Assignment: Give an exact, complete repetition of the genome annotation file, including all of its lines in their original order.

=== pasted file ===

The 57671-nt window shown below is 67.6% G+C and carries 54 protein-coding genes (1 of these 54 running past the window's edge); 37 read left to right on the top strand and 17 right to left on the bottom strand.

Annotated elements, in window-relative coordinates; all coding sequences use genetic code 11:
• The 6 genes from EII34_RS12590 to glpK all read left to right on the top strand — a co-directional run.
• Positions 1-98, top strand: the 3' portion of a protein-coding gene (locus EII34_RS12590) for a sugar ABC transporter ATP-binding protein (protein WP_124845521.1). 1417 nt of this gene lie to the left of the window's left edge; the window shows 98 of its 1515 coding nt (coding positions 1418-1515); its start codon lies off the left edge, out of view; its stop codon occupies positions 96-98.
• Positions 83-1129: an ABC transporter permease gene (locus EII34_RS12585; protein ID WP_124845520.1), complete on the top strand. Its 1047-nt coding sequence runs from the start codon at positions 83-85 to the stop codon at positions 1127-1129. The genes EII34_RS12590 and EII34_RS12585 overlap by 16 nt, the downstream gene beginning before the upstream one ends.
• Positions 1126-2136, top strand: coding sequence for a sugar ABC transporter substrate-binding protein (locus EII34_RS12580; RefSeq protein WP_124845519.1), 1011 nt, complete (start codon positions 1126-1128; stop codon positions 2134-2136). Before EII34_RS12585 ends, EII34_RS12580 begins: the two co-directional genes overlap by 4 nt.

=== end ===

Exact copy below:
The 57671-nt window shown below is 67.6% G+C and carries 54 protein-coding genes (1 of these 54 running past the window's edge); 37 read left to right on the top strand and 17 right to left on the bottom strand.

Annotated elements, in window-relative coordinates; all coding sequences use genetic code 11:
• The 6 genes from EII34_RS12590 to glpK all read left to right on the top strand — a co-directional run.
• Positions 1-98, top strand: the 3' portion of a protein-coding gene (locus EII34_RS12590) for a sugar ABC transporter ATP-binding protein (protein WP_124845521.1). 1417 nt of this gene lie to the left of the window's left edge; the window shows 98 of its 1515 coding nt (coding positions 1418-1515); its start codon lies off the left edge, out of view; its stop codon occupies positions 96-98.
• Positions 83-1129: an ABC transporter permease gene (locus EII34_RS12585; protein ID WP_124845520.1), complete on the top strand. Its 1047-nt coding sequence runs from the start codon at positions 83-85 to the stop codon at positions 1127-1129. The genes EII34_RS12590 and EII34_RS12585 overlap by 16 nt, the downstream gene beginning before the upstream one ends.
• Positions 1126-2136, top strand: coding sequence for a sugar ABC transporter substrate-binding protein (locus EII34_RS12580; RefSeq protein WP_124845519.1), 1011 nt, complete (start codon positions 1126-1128; stop codon positions 2134-2136). Before EII34_RS12585 ends, EII34_RS12580 begins: the two co-directional genes overlap by 4 nt.